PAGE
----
I was feeling better by Friday afternoon, so I was really looking forward to a weekend of birding. Unfortunately, there really wasn’t all that much going on this weekend. I started at Reservoir 3 early on Saturday morning. I was hoping for crossbills (we’ve had them there in the past), but it was super quiet and I didn’t even get very many of the usuals.
Afterwards, I caught up with the large flock of Snow Geese that has been in the black dirt. The birds have been hanging out at a pond across from Orange County Distillery. It’s a busy road, and loads of non-birders were stopping in the road to take photos with their phones. I didn’t stay long because I didn’t want to add to the chaos; it’s a shame because the birds were pretty close and it was a good opportunity to go through them.
On Sunday morning I checked some local lakes, but came up empty (Wickham, Greenwood, Walton, and Round). I decided to head to the Hudson River. The only bird of note was a distant Red-Breasted Merganser, which I viewed through my scope from the pavilion at Donahue Memorial Park. From the Newburgh boat launch, I could see that there was a good collection of gulls on the Beacon side. So, I headed over there and sorted through them for a good while. Unfortunately, I only found the expected three species.
I had surgery on Wednesday to have my gallbladder removed. Fortunately the surgery went well, but my birding was limited this weekend as I’m taking some time to recover. I drove the black dirt both mornings – highlights included the continuation of thousands of Snow Geese, a decent look at a Cackling Goose on Saturday, and a couple of Lapland Longspurs (one in nice plumage, see below) on Sunday.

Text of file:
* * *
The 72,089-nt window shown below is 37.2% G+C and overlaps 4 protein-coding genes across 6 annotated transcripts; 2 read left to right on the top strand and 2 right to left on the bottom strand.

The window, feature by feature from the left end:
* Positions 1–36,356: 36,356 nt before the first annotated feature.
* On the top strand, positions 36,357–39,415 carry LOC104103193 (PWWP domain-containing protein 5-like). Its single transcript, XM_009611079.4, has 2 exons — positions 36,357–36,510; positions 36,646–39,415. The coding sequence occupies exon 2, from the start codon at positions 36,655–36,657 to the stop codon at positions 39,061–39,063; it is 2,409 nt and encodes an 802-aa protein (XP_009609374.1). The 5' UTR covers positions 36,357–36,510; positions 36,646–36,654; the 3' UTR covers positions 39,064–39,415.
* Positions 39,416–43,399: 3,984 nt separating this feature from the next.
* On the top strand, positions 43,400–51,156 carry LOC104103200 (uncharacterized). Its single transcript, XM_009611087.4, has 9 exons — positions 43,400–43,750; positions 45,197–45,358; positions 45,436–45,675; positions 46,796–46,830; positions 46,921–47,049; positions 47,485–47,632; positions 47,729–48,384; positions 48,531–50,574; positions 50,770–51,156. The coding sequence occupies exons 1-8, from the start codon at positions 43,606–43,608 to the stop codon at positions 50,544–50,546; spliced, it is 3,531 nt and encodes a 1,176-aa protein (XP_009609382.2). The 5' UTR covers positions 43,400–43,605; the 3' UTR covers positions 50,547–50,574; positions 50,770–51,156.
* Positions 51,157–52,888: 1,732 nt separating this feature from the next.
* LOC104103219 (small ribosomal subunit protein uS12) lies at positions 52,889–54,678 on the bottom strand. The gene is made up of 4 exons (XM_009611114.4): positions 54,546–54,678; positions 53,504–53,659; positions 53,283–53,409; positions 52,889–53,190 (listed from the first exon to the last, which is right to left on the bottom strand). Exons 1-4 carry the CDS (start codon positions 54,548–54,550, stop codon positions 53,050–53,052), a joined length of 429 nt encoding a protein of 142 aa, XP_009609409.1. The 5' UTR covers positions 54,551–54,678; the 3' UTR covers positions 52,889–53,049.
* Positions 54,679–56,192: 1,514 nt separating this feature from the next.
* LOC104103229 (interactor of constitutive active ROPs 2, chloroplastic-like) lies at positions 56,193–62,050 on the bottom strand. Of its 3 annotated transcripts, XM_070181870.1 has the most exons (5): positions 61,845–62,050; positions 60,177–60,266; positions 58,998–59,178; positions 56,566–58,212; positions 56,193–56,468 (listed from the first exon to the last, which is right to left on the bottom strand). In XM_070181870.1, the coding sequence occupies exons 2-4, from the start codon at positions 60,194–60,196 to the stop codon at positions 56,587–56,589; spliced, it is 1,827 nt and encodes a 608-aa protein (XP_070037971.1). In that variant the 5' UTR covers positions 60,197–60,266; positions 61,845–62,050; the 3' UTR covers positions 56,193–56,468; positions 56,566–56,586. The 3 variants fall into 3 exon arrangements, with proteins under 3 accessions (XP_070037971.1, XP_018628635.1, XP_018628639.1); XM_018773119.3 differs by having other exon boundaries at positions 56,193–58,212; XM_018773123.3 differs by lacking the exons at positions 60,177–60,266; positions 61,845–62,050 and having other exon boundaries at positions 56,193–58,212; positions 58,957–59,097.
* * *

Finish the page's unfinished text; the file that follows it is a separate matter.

Saturday afternoon I joined Bruce Nott at the Newburgh Waterfront to try for gulls. I’m trying to catch up with one of the (2) Lesser Black-backed Gulls he’s been seeing there, but I’m not having any luck. We did have a couple first winter Iceland Gulls; one bright white and the other a nice coffee color. Photos are limited this week, but I still wanted to check in for the weekend.
Outside of my snowy experience from yesterday, the rest of the weekend was mostly the usuals. On Saturday afternoon I went for gulls in Newburgh and only found one Iceland Gull (in addition to the expected 3 species). This morning I found the Snow Geese again; not quite as many – maybe 3,500 or so. I also found the three amigos in the black dirt: Snow Buntings, Horned Larks, and 1 Lapland Longspur. Wickham Lake had a good number of Common Mergansers and a very high number of gulls present – probably over 120 gulls. I’d say they were 65% Ring-billed, with the remainders being Herring Gulls.
As for yesterday’s waterfowl count, Linda provided me with our results. Note that this is just for the Black Dirt Region: